The first play I directed was an adaptation of The Young Visitors by Daisy Ashford, a surreal comic novella written by a 7 year old girl. After the play one night an audience member suggested I read The Diary Of A Nobody, George and Weedon Grossmith’s Victorian cult comic classic. It’s the fictional diary of Charles Pooter, a chronically unlucky office clerk, who has just moved to a new house with his beloved wife Carrie, ne’er do well son Lupin, and hapless maid Sarah. The second I read it, I was entranced by it. It’s both entirely mundane, exceedingly touching, and bewitchingly strange.
The book’s comedy comes from the hapless Charles Pooter’s unfailing ability to embarrass himself, or get into scrapes. As Pooter’s life is full of accidents and drama, so is the history of the show. We lost the rights to a play we were meant to be staging very late on, and I remembered how I loved The Diary Of A Nobody when we read it. We quickly decided to stage that instead. The first time we did it our lead actress had to leave the show due to a family crisis the day before press night, meaning we had to completely restructure the show over night. What started as a cast of 6 is now whittled down to cast of 4. The last time we did it at the King’s Head the actor playing Lupin was so ill on press night that he had to have a bucket constantly prepped and ready on stage for him to vomit in if necessary. In rehearsals this time round, we were taken hostage by the whims of life when one of the cast members was rushed to hospital, but we made it work. However – as with Pooter – this show seems to thrive on disaster, getting better and stronger with every mishap we manage to beat!
The challenge to adapt The Diary of a Nobody into something lively and engaging for stage is that essentially in the book, nothing happens. Perhaps my favourite diary entry is: “April 13. -- An extraordinary coincidence: Carrie had called in a woman to make some chintz covers for our drawing-room chairs and sofa to prevent the sun fading the green rep of the furniture. I saw the woman, and recognised her as a woman who used to work years ago for my old aunt at Clapham. It only shows how small the world is.” It’s the stuff life is made of, but it needed great actors to make it into high drama. We celebrate this, by making it into high dramaIts zany humour comes from the fact that it celebrates the quirks, mishaps and mayhem of the everyday. Charles Pooter is an ordinary man, and as the audience are exposed to his embarrassments, made privy to his petty prejudices, and allowed to live his simultaneously unpredictable and entirely mundane life, they grow to feel a definite tenderness towards him. There is a moment in the show, another small victory, which always gets a spontaneous round of applause. Normally in theatre we celebrate the hero avenging his father, saving the world, leaving her husband. In Diary we celebrate finding a good butcher. I love that.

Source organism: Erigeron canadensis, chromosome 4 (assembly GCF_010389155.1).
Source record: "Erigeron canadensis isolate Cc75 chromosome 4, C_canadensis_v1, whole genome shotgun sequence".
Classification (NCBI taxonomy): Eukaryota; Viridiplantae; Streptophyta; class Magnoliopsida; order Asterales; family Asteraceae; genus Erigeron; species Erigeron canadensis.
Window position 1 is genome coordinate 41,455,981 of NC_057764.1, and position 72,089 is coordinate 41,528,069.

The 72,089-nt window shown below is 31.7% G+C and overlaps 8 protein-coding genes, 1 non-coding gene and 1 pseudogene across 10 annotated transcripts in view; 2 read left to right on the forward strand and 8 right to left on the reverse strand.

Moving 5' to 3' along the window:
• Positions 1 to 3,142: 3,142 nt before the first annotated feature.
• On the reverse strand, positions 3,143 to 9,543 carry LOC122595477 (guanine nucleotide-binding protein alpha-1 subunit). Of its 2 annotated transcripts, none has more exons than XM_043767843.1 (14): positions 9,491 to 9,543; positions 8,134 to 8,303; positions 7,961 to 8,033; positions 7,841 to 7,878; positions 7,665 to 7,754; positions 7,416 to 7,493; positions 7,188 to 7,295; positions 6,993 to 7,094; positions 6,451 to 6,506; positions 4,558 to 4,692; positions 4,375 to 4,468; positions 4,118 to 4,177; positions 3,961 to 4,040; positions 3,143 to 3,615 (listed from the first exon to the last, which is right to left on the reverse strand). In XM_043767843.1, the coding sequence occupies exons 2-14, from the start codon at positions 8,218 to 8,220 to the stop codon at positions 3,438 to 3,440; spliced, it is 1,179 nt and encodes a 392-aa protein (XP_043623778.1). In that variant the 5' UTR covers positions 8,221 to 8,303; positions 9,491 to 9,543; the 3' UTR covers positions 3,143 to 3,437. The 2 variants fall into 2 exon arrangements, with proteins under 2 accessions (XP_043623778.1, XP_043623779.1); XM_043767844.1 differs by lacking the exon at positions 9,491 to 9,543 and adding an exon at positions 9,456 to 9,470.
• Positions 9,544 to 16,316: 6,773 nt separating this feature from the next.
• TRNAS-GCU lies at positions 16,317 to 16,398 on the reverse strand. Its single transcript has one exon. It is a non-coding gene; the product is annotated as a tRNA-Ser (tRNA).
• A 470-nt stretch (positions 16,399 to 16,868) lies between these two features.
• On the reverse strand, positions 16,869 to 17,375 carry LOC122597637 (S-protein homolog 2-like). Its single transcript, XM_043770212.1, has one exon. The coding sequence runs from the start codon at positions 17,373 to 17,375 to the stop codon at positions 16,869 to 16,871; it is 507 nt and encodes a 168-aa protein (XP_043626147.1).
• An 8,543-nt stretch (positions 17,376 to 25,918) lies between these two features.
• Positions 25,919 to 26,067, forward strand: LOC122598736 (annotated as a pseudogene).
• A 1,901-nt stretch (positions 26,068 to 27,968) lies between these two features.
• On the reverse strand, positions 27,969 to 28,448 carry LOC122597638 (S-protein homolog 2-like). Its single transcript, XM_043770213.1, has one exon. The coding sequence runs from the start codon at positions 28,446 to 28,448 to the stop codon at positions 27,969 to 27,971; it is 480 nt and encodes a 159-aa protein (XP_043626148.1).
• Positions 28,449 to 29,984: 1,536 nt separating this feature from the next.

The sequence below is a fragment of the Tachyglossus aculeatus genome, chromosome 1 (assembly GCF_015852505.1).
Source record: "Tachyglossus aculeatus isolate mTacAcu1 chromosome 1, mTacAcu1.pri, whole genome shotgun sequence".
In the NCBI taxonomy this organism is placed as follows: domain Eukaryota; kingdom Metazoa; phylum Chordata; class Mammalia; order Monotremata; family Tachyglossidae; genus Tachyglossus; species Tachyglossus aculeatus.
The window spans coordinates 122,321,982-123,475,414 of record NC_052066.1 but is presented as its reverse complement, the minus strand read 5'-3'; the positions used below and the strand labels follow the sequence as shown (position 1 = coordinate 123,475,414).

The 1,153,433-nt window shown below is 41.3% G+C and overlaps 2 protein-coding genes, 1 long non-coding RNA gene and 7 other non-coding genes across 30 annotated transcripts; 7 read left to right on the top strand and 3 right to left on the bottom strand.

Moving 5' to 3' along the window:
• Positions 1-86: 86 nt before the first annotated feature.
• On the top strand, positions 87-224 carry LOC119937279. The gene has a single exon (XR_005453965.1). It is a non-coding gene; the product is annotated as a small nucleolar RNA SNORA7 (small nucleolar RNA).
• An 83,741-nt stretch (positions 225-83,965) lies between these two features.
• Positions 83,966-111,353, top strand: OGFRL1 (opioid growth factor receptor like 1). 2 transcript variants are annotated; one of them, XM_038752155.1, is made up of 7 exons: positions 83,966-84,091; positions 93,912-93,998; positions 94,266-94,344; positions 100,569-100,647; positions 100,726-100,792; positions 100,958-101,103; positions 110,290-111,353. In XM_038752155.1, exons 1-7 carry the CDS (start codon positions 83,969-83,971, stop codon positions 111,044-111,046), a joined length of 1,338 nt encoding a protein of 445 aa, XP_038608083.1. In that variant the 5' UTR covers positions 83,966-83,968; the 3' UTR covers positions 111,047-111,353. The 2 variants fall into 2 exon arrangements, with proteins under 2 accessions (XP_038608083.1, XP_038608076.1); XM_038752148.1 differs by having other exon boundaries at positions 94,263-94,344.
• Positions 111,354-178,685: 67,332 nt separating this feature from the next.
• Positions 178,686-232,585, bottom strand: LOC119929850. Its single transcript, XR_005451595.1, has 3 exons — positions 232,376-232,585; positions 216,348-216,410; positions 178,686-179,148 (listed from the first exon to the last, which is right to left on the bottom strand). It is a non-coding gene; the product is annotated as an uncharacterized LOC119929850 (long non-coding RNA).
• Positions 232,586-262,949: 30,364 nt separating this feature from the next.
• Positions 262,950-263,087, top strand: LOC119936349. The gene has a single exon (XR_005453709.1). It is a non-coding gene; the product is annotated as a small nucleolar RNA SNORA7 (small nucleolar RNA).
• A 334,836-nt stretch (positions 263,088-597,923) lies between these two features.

It's very modern in essence. The book was fundamental for example in the creation of Adrian Mole, but it shares its truth about real life with numerous shows now, Girls, Peep Show, Fleabag, My Family, Fawlty Towers, Family Guy, Arrested Development to name a few.
Structurally, Charles and Carrie’s marriage anchors the book and my adaptation. Their relationship isn’t dressed up. They resent and love one another, and I tried to preserve this wonderful mixture in the script, because it’s true to life. There is also a mania to the book, crackling beneath its contrived exterior and all the ponce of the excessively florid Victorian English. We’ve created a strange, sometimes surreal universe, something I’m drawn to, through playing with the silliness of Pooter’s reality, and all of ours.
The Diary of a Nobody was first published as a serial in Punch magazine, the publication responsible for the term ‘cartoon’ coming to mean funny illustration. We’ve honoured the memory of the illustrations through everything being painted white and outlined with black marker, and lots of the set is made of card and foam-board. All four cast members narrate the diary, and three of them play several characters in the comedy of Pooter’s life, which are often raging and hilarious caricatures. Adapting Diary for stage allows for the imagined to become real, giving everyone involved in the creation of the show license to be more daring for bigger laughs.
The show is lovingly tumbledown and ramshackle. The set, vulnerable to destruction at any moment; the mass of props, travelling back and forth and through the air; the music, played, sung and whistled by the actors; and the accumulating chaos of the outlandish multi-roling, rejoices in the skin-of-your-teeth nature of live theatre, and the fun of playing with plays. Every performance is unique, because the action evolves through the individual and overlapping talents of the actors, making every performance unique. In the show, if there’s a mistake, we go with it, and it has as much right to be there as something scripted. Anything could happen. It’s great fun.
Ultimately, however, this show is built around its performers. It was my love letter to their individual talents, celebrating them and allowing them free rein. It changes with every new member, which is astonishing to watch. This is the show’s fourth incarnation, but whereas the first three were produced in quick succession, this version has been refreshed by a two-year gap. We’ve bettered what previous audiences loved, and rejigged and reinvented to enliven it with new energy.
The Diary of a Nobody was the first show under the current King’s Head management, and it is among the last to be in the current building. Come and see it, and you’ll be participating in a little bit of history. Your coming may even be as historic as Pooter’s diary turned out to be…